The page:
This abstract is summarized by IPR from the original journal article published in PRism Journal.

Dr. Jennifer Vardeman-Winter at the University of Houston and Dr. Natalie T.J. Tindall at Georgia State University examine how intersectionality affects women’s understanding, perception, and interpretation of a heart health communication campaign.

The researchers conducted in-depth interviews with 59 women from various racial minorities. Intersectionality was analyzed using questions that combined multiple identities simultaneously. For example, researchers asked, “How do you feel about heart disease as an African American/Hispanic/Asian woman that might be different from other groups affected by heart disease?”

Key findings include:

  • Campaign representation of women from racial minorities sparked conflicting feelings.
  • Some respondents said the campaign reified social and political stigmas about their race.
  • Other respondents felt that the representation of gender and race were respectful.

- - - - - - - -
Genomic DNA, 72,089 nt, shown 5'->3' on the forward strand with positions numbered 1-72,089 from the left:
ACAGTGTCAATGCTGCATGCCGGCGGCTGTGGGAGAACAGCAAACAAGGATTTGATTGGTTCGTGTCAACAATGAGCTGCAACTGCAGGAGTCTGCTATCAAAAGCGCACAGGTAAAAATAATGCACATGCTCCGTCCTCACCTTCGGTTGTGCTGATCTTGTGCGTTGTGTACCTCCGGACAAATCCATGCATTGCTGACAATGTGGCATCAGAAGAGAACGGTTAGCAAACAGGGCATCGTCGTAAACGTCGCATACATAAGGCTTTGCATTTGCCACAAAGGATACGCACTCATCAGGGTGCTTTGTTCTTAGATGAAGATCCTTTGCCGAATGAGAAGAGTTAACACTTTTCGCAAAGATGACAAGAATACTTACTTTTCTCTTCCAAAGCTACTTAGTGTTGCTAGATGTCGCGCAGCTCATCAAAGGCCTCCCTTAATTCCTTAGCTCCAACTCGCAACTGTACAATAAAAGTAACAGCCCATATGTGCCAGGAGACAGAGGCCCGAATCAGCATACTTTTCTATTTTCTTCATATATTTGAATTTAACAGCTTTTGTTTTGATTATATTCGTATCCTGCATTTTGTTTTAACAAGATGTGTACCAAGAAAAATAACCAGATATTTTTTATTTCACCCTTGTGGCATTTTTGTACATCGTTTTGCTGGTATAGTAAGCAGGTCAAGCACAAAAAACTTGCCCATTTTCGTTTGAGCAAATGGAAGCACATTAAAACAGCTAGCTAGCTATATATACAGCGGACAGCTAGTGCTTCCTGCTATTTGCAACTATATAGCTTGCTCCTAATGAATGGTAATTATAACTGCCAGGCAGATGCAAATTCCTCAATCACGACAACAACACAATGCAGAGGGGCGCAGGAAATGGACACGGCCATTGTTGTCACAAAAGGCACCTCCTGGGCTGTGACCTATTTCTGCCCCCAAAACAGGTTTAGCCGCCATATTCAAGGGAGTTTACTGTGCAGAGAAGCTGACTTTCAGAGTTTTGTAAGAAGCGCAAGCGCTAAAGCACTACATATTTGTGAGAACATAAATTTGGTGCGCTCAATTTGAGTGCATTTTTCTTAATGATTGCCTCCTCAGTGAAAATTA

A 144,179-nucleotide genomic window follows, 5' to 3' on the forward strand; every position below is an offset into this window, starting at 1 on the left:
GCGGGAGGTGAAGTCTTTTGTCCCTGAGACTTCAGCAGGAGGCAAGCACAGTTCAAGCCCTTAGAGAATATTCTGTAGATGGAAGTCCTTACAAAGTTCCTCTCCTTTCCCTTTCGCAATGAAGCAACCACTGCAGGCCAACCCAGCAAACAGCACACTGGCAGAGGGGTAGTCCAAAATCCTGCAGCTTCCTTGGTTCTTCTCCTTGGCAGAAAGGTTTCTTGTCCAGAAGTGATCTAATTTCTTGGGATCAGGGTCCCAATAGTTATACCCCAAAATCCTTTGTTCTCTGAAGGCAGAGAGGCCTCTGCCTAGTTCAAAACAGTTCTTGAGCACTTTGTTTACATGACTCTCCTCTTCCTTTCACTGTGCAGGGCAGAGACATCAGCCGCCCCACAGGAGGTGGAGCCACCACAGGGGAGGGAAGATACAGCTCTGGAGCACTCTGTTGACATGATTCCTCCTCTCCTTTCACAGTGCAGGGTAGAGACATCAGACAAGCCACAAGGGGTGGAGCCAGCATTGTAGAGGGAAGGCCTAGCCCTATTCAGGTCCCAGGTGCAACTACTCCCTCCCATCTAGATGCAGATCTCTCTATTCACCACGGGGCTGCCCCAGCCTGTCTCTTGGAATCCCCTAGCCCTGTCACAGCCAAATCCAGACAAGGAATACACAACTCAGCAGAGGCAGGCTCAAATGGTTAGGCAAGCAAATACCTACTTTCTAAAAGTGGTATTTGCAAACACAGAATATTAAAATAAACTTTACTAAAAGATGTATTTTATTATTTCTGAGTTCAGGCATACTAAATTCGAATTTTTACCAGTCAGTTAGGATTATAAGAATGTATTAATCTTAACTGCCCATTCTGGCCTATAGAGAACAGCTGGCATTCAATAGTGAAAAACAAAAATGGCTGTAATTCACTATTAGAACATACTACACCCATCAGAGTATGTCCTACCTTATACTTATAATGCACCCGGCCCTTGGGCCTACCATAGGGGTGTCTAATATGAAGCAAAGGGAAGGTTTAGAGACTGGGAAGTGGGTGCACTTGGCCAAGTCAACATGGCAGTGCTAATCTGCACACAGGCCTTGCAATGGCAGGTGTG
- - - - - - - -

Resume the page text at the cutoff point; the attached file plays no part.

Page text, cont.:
• The intersection of culture and American ideals of healthy living created a conflict in some cases.
  • Some respondents expressed that their cultures’ foods may contribute to health disparities.
  • Messages in the campaign did not resonate with some participants due to the intersection of factors such as age and race.

Read more to discover how campaign message design can be interpreted differently due to intersectionality.

Heidy Modarelli handles Growth & Marketing for IPR. She has previously written for Entrepreneur, TechCrunch, The Next Web, and VentureBeat.
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